Virtual events during COVID-19 were something I was not prepared for at all. My first virtual event was with a brand I’d already worked with. I bought lights, I had to get the laptop ready, and I bought extra internet dongles. I felt like, why am I dependent on the internet for my performance, I had a fear of being dependent on the network. My daughter, who was seven at that time, was made my backstage director. She was on these backstage WhatsApp groups and gave me cues, she was writing chits for me. She learned lighting, among a lot more because she was handling my backstage work entirely.
In today's digital age, how has technology influenced your work as an emcee, especially in virtual or hybrid events?
Thank God for my comfort with the camera. Over the years, I have been doing a lot of television. For me, it was always television first and stage later. I think for me that helped. Social media has changed the game so much. It's frustrating sometimes because I’ve personally been in the entertainment scene for 21 years. You feel like you finally have a grip on things, and then there is this huge wave of something entirely new and you must learn everything from scratch. Now most of us are back to doing on-ground events. A lot of our dry runs have become virtual, so I think therein we save a lot of time, a lot of our connections, a lot of stuff gets edited, and a lot of our work is put together a lot faster. Showreels or post-event videos add a lot of impact to your pitch. Technology has its pros and cons but I think we've all got to really up our game and upscale ourselves because it's a wave right now and if you want to be in the game, you've got to really learn to go with it.
How do you prepare and stay energized for back-to-back events or long hosting sessions?
It's important to look a certain way, we thank our concealers for the same, but of course, a human body is a human body. At the end of the day, I think there are two things. One is whenever I can, I try and stay in a routine. I think as we grow older a certain amount of daily fitness is something that really helps you when these phases of back-to-back events come. Sometimes it's four nights in different cities. Whenever you have the time where you can go to bed early, wake up early, go to the gym, and eat on time is what I really try to live by on non-event crazy days. In fact, I'm notorious in my social circle for rubbing my eyes at 9:30 PM at the dinner table. If I was exhausted, hungry, thinking of nothing but going to bed, and I had to give my 450th award, I had to be enjoying the process. Adding a little bit of yourself to it makes the process interesting. Once it's interesting for you, generally, your audience will feed off that energy.
What advice would you give to those who want to pursue a career in event hosting and emceeing?
For me, it was always very clear, I thought entertaining and performing was always me. Once you're very clear about what it is that you are, I'm not saying this is what I set out to do. I thought I would be doing films, and I did a couple of South films, Punjabi films, and Pakistani films, I did TV, and the only constant in my mind was that I needed to entertain my audiences. If you're very clear about what that one thing is and then you don't leave any stone unturned to work towards honing your skills, after that switching mediums becomes easy. Being very clear about that one reason why you want to do what you want to do and how much it means to you is the key.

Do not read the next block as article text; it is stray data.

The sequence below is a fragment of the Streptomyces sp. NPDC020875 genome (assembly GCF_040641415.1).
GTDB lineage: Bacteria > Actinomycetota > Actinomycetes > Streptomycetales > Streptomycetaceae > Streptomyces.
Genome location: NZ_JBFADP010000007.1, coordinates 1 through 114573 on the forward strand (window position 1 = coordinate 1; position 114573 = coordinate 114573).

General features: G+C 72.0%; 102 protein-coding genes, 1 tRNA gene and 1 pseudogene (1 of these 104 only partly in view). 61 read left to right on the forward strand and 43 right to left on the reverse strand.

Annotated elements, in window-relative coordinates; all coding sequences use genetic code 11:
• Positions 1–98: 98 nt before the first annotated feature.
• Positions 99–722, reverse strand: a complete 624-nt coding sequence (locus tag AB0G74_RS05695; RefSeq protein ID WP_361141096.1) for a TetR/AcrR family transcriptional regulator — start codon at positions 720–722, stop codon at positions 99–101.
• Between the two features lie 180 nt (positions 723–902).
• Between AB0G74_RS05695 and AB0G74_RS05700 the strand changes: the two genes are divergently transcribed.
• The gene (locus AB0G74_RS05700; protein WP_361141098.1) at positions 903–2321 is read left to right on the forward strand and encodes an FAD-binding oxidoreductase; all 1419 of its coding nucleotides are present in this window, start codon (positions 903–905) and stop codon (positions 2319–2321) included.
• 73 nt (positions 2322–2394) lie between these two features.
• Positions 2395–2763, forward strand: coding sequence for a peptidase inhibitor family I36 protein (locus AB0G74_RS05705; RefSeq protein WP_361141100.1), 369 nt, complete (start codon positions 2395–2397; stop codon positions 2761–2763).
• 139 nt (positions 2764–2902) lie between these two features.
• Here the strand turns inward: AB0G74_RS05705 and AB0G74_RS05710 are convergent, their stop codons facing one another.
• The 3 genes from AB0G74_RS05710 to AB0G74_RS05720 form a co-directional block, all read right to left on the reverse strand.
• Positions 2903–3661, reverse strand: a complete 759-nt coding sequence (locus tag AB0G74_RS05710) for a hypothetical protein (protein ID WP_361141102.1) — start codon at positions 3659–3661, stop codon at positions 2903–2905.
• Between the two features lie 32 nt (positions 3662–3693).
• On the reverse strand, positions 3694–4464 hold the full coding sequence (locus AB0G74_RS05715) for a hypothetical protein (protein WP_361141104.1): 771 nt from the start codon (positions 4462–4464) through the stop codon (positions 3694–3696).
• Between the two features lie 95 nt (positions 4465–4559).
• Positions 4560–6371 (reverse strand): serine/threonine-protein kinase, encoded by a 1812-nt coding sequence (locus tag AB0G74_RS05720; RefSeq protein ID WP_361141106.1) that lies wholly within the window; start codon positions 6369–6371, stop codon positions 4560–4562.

How do you adapt your hosting style to suit the unique requirements of each event?
It all comes down to understanding your audience and then tweaking your engagement, the way you want to enter the stage, the way you want to introduce them, what percentage of Hindi-English you want to use, how you want to dress, everything. I personally think if I were having dinner with these people, what do you think my conversation would look like? We're all playing these roles in our lives. When going to a party, we're thinking about how we’ll interact with the people there. We just need to put a little more thought into it and just think a little more about exactly what that audience is. Once I figure out what my audience is going to be, I think after that, everything flows. Then, of course, you'll have the brand give you their own input the event organisers will be telling you their own things, and then sometimes they'll be contradictory. At the end of the day, it's just you with the audience.
As an emcee, you've likely witnessed the transformation of the event industry over the years. What trends do you foresee shaping the future of event hosting and emceeing?
We are noticing the digital revolution coming in. I think it's more than what we can imagine. It's evolving faster than we can wrap our heads around it. People are putting so much content on a certain platform of social media and sometimes you wonder if it will still be relevant five years later. We must constantly upskill ourselves. The most significant trendsetter in almost every industry will be AI right now. People don’t want to spend time writing scripts, they say Chat GPT can do it. I'm honestly a little concerned about everything new we’re going to have to learn soon. I work with many event companies, and brands, and see different styles of working. Almost in every conference, you’ll find them talking about AI. It's interesting, eventually, who knows, maybe they won't need human anchors anymore.